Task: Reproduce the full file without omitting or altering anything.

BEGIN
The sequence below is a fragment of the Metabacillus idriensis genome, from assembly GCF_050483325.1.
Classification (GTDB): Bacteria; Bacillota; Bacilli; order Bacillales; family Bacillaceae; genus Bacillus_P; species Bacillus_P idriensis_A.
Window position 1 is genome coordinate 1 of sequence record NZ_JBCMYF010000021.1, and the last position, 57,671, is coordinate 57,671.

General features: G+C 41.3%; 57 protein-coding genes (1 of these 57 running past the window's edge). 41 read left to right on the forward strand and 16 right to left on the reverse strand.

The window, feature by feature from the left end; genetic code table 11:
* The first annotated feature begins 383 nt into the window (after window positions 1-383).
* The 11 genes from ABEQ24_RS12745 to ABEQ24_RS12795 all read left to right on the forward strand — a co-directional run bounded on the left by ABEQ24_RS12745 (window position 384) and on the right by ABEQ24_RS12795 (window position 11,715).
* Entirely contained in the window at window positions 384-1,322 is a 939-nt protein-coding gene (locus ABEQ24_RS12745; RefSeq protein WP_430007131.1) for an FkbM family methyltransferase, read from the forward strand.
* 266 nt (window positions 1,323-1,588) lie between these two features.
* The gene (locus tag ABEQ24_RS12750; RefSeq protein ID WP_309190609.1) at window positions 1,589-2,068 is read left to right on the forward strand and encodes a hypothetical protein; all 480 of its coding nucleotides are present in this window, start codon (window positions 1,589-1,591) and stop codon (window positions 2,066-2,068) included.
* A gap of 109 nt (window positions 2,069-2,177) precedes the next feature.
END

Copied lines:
The sequence below is a fragment of the Metabacillus idriensis genome, from assembly GCF_050483325.1.
Classification (GTDB): Bacteria; Bacillota; Bacilli; order Bacillales; family Bacillaceae; genus Bacillus_P; species Bacillus_P idriensis_A.
Window position 1 is genome coordinate 1 of sequence record NZ_JBCMYF010000021.1, and the last position, 57,671, is coordinate 57,671.

General features: G+C 41.3%; 57 protein-coding genes (1 of these 57 running past the window's edge). 41 read left to right on the forward strand and 16 right to left on the reverse strand.

The window, feature by feature from the left end; genetic code table 11:
* The first annotated feature begins 383 nt into the window (after window positions 1-383).
* The 11 genes from ABEQ24_RS12745 to ABEQ24_RS12795 all read left to right on the forward strand — a co-directional run bounded on the left by ABEQ24_RS12745 (window position 384) and on the right by ABEQ24_RS12795 (window position 11,715).
* Entirely contained in the window at window positions 384-1,322 is a 939-nt protein-coding gene (locus ABEQ24_RS12745; RefSeq protein WP_430007131.1) for an FkbM family methyltransferase, read from the forward strand.
* 266 nt (window positions 1,323-1,588) lie between these two features.
* The gene (locus tag ABEQ24_RS12750; RefSeq protein ID WP_309190609.1) at window positions 1,589-2,068 is read left to right on the forward strand and encodes a hypothetical protein; all 480 of its coding nucleotides are present in this window, start codon (window positions 1,589-1,591) and stop codon (window positions 2,066-2,068) included.
* A gap of 109 nt (window positions 2,069-2,177) precedes the next feature.